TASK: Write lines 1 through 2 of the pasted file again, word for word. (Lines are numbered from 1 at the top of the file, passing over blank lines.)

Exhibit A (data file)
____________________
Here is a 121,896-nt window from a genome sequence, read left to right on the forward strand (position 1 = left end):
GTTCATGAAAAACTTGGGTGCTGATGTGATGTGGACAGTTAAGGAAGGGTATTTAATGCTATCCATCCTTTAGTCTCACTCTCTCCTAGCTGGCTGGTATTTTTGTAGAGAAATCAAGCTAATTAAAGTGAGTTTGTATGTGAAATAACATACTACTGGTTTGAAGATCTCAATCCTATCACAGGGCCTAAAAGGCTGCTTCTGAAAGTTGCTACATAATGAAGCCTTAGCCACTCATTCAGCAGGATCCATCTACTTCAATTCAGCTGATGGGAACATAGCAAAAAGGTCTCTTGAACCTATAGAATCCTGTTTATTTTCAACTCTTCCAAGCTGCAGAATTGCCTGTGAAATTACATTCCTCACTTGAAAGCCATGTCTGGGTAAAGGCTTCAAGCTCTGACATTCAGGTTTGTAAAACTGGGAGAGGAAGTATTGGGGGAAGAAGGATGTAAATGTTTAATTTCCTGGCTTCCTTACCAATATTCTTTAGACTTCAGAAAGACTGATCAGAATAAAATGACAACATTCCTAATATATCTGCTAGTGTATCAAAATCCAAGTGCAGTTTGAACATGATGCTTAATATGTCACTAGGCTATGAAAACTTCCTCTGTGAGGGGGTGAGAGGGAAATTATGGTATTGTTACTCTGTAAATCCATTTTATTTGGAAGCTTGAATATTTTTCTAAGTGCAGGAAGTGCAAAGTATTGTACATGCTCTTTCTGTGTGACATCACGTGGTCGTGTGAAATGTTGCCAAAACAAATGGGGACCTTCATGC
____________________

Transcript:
Here is a 121,896-nt window from a genome sequence, read left to right on the forward strand (position 1 = left end):
GTTCATGAAAAACTTGGGTGCTGATGTGATGTGGACAGTTAAGGAAGGGTATTTAATGCTATCCATCCTTTAGTCTCACTCTCTCCTAGCTGGCTGGTATTTTTGTAGAGAAATCAAGCTAATTAAAGTGAGTTTGTATGTGAAATAACATACTACTGGTTTGAAGATCTCAATCCTATCACAGGGCCTAAAAGGCTGCTTCTGAAAGTTGCTACATAATGAAGCCTTAGCCACTCATTCAGCAGGATCCATCTACTTCAATTCAGCTGATGGGAACATAGCAAAAAGGTCTCTTGAACCTATAGAATCCTGTTTATTTTCAACTCTTCCAAGCTGCAGAATTGCCTGTGAAATTACATTCCTCACTTGAAAGCCATGTCTGGGTAAAGGCTTCAAGCTCTGACATTCAGGTTTGTAAAACTGGGAGAGGAAGTATTGGGGGAAGAAGGATGTAAATGTTTAATTTCCTGGCTTCCTTACCAATATTCTTTAGACTTCAGAAAGACTGATCAGAATAAAATGACAACATTCCTAATATATCTGCTAGTGTATCAAAATCCAAGTGCAGTTTGAACATGATGCTTAATATGTCACTAGGCTATGAAAACTTCCTCTGTGAGGGGGTGAGAGGGAAATTATGGTATTGTTACTCTGTAAATCCATTTTATTTGGAAGCTTGAATATTTTTCTAAGTGCAGGAAGTGCAAAGTATTGTACATGCTCTTTCTGTGTGACATCACGTGGTCGTGTGAAATGTTGCCAAAACAAATGGGGACCTTCATGC